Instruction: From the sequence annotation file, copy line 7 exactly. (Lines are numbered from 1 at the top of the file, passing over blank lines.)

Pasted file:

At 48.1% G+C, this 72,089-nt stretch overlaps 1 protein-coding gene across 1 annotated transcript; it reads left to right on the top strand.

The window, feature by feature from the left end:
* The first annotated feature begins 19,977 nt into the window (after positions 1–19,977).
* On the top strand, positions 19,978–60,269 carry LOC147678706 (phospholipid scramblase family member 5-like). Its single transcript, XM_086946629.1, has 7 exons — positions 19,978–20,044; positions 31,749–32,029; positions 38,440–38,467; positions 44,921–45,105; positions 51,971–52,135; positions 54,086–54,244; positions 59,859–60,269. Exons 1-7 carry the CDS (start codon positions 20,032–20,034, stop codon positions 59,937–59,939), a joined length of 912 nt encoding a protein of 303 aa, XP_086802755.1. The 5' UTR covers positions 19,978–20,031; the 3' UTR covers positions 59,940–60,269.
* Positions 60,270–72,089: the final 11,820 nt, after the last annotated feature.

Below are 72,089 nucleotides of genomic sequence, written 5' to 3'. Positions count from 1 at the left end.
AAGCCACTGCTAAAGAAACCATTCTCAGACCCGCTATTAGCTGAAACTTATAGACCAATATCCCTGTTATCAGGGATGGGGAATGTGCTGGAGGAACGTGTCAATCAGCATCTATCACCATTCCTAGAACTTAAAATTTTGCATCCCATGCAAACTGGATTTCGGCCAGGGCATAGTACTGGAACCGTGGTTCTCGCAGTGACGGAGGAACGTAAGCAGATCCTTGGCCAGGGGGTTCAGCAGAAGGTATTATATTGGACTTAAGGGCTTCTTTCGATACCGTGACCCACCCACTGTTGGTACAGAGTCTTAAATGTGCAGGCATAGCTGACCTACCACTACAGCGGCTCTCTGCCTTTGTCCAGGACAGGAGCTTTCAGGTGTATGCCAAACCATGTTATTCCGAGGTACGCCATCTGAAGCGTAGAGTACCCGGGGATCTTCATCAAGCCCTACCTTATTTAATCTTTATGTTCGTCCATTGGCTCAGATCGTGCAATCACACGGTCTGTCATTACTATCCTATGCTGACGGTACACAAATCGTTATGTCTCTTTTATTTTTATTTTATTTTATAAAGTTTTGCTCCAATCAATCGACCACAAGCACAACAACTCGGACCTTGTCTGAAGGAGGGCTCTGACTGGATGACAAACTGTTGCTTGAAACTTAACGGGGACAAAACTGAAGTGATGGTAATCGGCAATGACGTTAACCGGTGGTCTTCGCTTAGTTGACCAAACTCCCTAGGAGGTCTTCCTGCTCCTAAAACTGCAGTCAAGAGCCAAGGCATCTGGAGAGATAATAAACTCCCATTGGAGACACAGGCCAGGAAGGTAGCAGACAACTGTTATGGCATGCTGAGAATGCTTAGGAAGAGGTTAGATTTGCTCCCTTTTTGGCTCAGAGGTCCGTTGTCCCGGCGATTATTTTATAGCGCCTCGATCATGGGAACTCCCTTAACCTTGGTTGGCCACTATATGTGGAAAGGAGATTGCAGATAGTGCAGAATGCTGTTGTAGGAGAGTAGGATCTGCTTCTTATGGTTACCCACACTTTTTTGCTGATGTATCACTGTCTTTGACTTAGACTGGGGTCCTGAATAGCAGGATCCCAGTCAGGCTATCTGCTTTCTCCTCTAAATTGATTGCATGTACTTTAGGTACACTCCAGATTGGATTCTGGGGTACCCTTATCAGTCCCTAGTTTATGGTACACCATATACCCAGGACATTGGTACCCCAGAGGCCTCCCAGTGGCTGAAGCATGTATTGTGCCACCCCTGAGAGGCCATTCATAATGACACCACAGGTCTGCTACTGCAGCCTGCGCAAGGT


AAGCCACTGCTAAAGAAACCATTCTCAGACCCGCTATTAGCTGAAACTTATAGACCAATATCCCTGTTATCAGGGATGGGGAATGTGCTGGAGGAACGTGTCAATCAGCATCTATCACCATTCCTAGAACTTAAAATTTTGCATCCCATGCAAACTGGATTTCGGCCAGGGCATAGTACTGGAACCGTGGTTCTCGCAGTGACGGAGGAACGTAAGCAGATCCTTGGCCAGGGGGTTCAGCAGAAGGTATTATATTGGACTTAAGGGCTTCTTTCGATACCGTGACCCACCCACTGTTGGTACAGAGTCTTAAATGTGCAGGCATAGCTGACCTACCACTACAGCGGCTCTCTGCCTTTGTCCAGGACAGGAGCTTTCAGGTGTATGCCAAACCATGTTATTCCGAGGTACGCCATCTGAAGCGTAGAGTACCCGGGGATCTTCATCAAGCCCTACCTTATTTAATCTTTATGTTCGTCCATTGGCTCAGATCGTGCAATCACACGGTCTGTCATTACTATCCTATGCTGACGGTACACAAATCGTTATGTCTCTTTTATTTTTATTTTATTTTATAAAGTTTTGCTCCAATCAATCGACCACAAGCACAACAACTCGGACCTTGTCTGAAGGAGGGCTCTGACTGGATGACAAACTGTTGCTTGAAACTTAACGGGGACAAAACTGAAGTGATGGTAATCGGCAATGACGTTAACCGGTGGTCTTCGCTTAGTTGACCAAACTCCCTAGGAGGTCTTCCTGCTCCTAAAACTGCAGTCAAGAGCCAAGGCATCTGGAGAGATAATAAACTCCCATTGGAGACACAGGCCAGGAAGGTAGCAGACAACTGTTATGGCATGCTGAGAATGCTTAGGAAGAGGTTAGATTTGCTCCCTTTTTGGCTCAGAGGTCCGTTGTCCCGGCGATTATTTTATAGCGCCTCGATCATGGGAACTCCCTTAACCTTGGTTGGCCACTATATGTGGAAAGGAGATTGCAGATAGTGCAGAATGCTGTTGTAGGAGAGTAGGATCTGCTTCTTATGGTTACCCACACTTTTTTGCTGATGTATCACTGTCTTTGACTTAGACTGGGGTCCTGAATAGCAGGATCCCAGTCAGGCTATCTGCTTTCTCCTCTAAATTGATTGCATGTACTTTAGGTACACTCCAGATTGGATTCTGGGGTACCCTTATCAGTCCCTAGTTTATGGTACACCATATACCCAGGACATTGGTACCCCAGAGGCCTCCCAGTGGCTGAAGCATGTATTGTGCCACCCCTGAGAGGCCATTCATAATGACACCACAGGTCTGCTACTGCAGCCTGCGCAAGGT